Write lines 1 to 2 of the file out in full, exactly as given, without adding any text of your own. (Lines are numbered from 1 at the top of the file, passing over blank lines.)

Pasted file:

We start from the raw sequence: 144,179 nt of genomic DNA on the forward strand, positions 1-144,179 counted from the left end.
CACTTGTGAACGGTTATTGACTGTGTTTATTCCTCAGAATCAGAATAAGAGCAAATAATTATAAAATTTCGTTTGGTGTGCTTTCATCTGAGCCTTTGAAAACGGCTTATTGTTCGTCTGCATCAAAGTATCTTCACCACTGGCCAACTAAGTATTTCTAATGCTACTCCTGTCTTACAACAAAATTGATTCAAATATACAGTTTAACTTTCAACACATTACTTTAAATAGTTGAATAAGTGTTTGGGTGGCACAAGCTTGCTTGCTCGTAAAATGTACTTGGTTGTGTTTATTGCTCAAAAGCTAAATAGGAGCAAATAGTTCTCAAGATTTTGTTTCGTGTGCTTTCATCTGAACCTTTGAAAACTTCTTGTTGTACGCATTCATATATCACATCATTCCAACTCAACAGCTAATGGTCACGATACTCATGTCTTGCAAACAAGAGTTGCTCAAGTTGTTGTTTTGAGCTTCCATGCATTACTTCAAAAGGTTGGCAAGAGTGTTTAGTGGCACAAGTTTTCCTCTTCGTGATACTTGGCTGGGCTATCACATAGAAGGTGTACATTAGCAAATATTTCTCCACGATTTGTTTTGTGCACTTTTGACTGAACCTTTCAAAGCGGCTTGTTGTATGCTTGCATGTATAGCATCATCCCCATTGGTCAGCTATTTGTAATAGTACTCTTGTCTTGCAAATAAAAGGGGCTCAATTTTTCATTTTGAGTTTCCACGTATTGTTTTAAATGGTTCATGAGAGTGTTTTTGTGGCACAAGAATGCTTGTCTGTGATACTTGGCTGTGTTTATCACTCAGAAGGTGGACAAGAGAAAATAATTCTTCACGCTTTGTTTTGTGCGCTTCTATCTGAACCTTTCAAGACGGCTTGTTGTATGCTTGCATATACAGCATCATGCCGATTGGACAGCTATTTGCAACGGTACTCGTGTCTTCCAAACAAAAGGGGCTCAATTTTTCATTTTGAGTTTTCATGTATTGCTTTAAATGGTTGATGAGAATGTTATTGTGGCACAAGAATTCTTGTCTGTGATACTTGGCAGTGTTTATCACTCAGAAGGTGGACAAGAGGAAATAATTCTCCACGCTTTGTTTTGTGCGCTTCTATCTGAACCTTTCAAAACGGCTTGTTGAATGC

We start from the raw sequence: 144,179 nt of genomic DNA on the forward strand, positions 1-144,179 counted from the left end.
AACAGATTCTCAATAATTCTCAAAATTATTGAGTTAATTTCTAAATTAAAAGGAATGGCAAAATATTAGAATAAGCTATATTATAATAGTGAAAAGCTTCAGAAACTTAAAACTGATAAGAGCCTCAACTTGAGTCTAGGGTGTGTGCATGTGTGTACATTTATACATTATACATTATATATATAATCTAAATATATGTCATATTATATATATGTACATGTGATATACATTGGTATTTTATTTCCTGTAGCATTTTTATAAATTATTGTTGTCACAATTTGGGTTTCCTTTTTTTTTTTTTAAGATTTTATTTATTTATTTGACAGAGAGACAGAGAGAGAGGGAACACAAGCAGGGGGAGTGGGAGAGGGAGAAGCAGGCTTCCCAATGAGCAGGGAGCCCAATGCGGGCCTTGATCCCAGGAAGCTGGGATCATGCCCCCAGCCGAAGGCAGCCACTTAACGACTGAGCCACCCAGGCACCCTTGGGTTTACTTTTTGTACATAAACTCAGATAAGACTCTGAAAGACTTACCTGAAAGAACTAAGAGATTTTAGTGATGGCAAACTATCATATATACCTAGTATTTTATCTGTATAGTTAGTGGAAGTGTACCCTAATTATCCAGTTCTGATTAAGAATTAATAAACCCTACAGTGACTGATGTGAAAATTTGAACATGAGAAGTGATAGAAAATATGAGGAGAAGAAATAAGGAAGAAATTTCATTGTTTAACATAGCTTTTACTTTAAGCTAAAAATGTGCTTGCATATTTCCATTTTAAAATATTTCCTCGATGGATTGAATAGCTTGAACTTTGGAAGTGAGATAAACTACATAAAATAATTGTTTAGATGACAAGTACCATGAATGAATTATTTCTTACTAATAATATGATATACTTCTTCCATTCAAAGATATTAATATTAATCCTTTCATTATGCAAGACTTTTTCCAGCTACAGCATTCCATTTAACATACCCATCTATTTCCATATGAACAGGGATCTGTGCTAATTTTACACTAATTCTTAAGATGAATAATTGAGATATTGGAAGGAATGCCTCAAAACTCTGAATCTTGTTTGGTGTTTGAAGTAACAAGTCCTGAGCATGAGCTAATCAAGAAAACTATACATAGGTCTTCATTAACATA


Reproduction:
We start from the raw sequence: 144,179 nt of genomic DNA on the forward strand, positions 1-144,179 counted from the left end.
CACTTGTGAACGGTTATTGACTGTGTTTATTCCTCAGAATCAGAATAAGAGCAAATAATTATAAAATTTCGTTTGGTGTGCTTTCATCTGAGCCTTTGAAAACGGCTTATTGTTCGTCTGCATCAAAGTATCTTCACCACTGGCCAACTAAGTATTTCTAATGCTACTCCTGTCTTACAACAAAATTGATTCAAATATACAGTTTAACTTTCAACACATTACTTTAAATAGTTGAATAAGTGTTTGGGTGGCACAAGCTTGCTTGCTCGTAAAATGTACTTGGTTGTGTTTATTGCTCAAAAGCTAAATAGGAGCAAATAGTTCTCAAGATTTTGTTTCGTGTGCTTTCATCTGAACCTTTGAAAACTTCTTGTTGTACGCATTCATATATCACATCATTCCAACTCAACAGCTAATGGTCACGATACTCATGTCTTGCAAACAAGAGTTGCTCAAGTTGTTGTTTTGAGCTTCCATGCATTACTTCAAAAGGTTGGCAAGAGTGTTTAGTGGCACAAGTTTTCCTCTTCGTGATACTTGGCTGGGCTATCACATAGAAGGTGTACATTAGCAAATATTTCTCCACGATTTGTTTTGTGCACTTTTGACTGAACCTTTCAAAGCGGCTTGTTGTATGCTTGCATGTATAGCATCATCCCCATTGGTCAGCTATTTGTAATAGTACTCTTGTCTTGCAAATAAAAGGGGCTCAATTTTTCATTTTGAGTTTCCACGTATTGTTTTAAATGGTTCATGAGAGTGTTTTTGTGGCACAAGAATGCTTGTCTGTGATACTTGGCTGTGTTTATCACTCAGAAGGTGGACAAGAGAAAATAATTCTTCACGCTTTGTTTTGTGCGCTTCTATCTGAACCTTTCAAGACGGCTTGTTGTATGCTTGCATATACAGCATCATGCCGATTGGACAGCTATTTGCAACGGTACTCGTGTCTTCCAAACAAAAGGGGCTCAATTTTTCATTTTGAGTTTTCATGTATTGCTTTAAATGGTTGATGAGAATGTTATTGTGGCACAAGAATTCTTGTCTGTGATACTTGGCAGTGTTTATCACTCAGAAGGTGGACAAGAGGAAATAATTCTCCACGCTTTGTTTTGTGCGCTTCTATCTGAACCTTTCAAAACGGCTTGTTGAATGC